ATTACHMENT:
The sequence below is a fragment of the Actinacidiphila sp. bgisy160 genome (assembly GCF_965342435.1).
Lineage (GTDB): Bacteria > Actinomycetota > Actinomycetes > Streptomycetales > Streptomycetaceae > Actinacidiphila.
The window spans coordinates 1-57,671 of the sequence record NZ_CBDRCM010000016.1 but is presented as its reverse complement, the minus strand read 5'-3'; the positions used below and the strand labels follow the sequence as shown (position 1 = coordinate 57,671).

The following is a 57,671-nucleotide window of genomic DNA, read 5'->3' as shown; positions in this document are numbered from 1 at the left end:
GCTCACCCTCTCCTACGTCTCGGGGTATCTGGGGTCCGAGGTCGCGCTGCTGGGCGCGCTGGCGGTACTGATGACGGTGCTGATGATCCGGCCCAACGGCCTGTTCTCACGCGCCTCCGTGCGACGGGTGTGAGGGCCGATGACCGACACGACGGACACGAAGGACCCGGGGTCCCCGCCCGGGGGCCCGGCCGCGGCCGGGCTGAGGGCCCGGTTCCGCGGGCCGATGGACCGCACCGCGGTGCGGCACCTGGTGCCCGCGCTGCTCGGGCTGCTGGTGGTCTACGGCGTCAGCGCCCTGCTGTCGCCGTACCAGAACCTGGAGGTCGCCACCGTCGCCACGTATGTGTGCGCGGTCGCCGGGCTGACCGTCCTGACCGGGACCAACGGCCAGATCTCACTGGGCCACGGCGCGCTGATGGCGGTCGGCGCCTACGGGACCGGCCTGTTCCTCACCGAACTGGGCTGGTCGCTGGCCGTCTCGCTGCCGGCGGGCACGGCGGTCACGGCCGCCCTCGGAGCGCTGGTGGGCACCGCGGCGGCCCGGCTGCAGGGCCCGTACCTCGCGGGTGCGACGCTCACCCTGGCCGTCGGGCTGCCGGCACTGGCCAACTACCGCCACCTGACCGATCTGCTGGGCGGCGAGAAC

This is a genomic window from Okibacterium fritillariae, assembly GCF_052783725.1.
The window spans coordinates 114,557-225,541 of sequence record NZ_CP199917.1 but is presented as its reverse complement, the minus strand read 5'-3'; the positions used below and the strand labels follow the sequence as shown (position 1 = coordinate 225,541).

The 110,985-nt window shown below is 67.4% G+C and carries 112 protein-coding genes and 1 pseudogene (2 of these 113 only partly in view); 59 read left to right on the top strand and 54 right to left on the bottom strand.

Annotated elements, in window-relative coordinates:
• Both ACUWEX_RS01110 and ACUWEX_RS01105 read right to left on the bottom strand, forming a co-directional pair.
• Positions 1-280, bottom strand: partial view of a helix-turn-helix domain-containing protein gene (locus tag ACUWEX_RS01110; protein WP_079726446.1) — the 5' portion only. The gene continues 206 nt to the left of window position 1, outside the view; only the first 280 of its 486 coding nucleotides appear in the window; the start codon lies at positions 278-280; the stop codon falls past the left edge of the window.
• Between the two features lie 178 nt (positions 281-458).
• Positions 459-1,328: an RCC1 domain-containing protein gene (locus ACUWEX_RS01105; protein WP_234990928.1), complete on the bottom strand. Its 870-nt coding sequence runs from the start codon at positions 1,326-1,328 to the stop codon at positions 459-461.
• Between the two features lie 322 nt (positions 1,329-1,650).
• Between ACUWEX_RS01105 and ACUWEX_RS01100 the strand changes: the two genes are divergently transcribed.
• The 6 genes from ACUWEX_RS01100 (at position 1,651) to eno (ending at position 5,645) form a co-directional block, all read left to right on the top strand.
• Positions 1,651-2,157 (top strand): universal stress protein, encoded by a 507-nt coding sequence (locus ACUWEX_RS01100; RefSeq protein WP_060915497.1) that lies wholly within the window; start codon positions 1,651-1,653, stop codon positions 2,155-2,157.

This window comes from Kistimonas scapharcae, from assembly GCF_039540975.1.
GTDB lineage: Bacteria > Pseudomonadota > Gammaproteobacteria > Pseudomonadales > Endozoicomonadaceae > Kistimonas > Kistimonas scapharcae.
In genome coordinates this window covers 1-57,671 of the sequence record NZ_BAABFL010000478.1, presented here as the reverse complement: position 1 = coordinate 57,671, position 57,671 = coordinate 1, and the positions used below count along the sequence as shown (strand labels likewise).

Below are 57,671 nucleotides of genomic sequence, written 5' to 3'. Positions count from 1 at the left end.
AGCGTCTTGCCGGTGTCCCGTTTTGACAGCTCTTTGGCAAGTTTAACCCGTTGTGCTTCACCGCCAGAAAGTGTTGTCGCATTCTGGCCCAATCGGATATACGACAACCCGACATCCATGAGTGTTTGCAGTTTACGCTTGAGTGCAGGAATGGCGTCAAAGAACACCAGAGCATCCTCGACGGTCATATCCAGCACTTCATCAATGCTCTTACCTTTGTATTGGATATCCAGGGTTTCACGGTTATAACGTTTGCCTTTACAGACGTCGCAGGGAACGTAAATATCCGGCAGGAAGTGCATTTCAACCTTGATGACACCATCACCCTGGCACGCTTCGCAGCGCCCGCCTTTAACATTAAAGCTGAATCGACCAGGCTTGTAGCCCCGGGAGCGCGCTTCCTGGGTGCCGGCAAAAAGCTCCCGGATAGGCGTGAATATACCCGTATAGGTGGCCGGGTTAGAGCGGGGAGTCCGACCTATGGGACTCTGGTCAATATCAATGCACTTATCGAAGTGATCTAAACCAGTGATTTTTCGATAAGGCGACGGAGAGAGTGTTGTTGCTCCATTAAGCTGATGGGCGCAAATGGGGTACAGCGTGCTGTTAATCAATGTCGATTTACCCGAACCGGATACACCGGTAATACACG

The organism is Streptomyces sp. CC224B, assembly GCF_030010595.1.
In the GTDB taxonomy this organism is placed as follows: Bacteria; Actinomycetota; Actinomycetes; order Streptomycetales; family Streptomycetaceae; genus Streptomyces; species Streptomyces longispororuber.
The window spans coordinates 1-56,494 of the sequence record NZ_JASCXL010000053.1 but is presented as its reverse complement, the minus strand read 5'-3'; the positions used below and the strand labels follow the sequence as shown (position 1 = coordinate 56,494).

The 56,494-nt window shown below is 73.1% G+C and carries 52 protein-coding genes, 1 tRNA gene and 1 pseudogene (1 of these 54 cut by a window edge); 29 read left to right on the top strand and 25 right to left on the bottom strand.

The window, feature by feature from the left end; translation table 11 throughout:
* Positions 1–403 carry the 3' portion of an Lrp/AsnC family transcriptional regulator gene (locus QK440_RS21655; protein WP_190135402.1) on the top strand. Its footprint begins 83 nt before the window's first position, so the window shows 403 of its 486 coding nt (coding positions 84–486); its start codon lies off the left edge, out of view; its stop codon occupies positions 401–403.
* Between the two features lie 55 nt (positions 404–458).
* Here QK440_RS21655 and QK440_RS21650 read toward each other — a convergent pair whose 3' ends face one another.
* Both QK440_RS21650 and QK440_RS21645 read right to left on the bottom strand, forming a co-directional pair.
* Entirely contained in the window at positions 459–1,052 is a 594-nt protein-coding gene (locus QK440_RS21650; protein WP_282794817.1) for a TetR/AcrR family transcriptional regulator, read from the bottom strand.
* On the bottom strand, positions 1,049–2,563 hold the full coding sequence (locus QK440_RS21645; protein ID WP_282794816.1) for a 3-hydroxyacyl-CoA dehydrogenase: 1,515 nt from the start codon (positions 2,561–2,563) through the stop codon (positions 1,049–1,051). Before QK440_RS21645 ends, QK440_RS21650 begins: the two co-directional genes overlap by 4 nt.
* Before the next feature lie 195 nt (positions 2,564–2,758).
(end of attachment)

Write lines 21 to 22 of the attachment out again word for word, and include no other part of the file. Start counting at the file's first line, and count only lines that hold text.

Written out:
Below are 57,671 nucleotides of genomic sequence, written 5' to 3'. Positions count from 1 at the left end.
AGCGTCTTGCCGGTGTCCCGTTTTGACAGCTCTTTGGCAAGTTTAACCCGTTGTGCTTCACCGCCAGAAAGTGTTGTCGCATTCTGGCCCAATCGGATATACGACAACCCGACATCCATGAGTGTTTGCAGTTTACGCTTGAGTGCAGGAATGGCGTCAAAGAACACCAGAGCATCCTCGACGGTCATATCCAGCACTTCATCAATGCTCTTACCTTTGTATTGGATATCCAGGGTTTCACGGTTATAACGTTTGCCTTTACAGACGTCGCAGGGAACGTAAATATCCGGCAGGAAGTGCATTTCAACCTTGATGACACCATCACCCTGGCACGCTTCGCAGCGCCCGCCTTTAACATTAAAGCTGAATCGACCAGGCTTGTAGCCCCGGGAGCGCGCTTCCTGGGTGCCGGCAAAAAGCTCCCGGATAGGCGTGAATATACCCGTATAGGTGGCCGGGTTAGAGCGGGGAGTCCGACCTATGGGACTCTGGTCAATATCAATGCACTTATCGAAGTGATCTAAACCAGTGATTTTTCGATAAGGCGACGGAGAGAGTGTTGTTGCTCCATTAAGCTGATGGGCGCAAATGGGGTACAGCGTGCTGTTAATCAATGTCGATTTACCCGAACCGGATACACCGGTAATACACG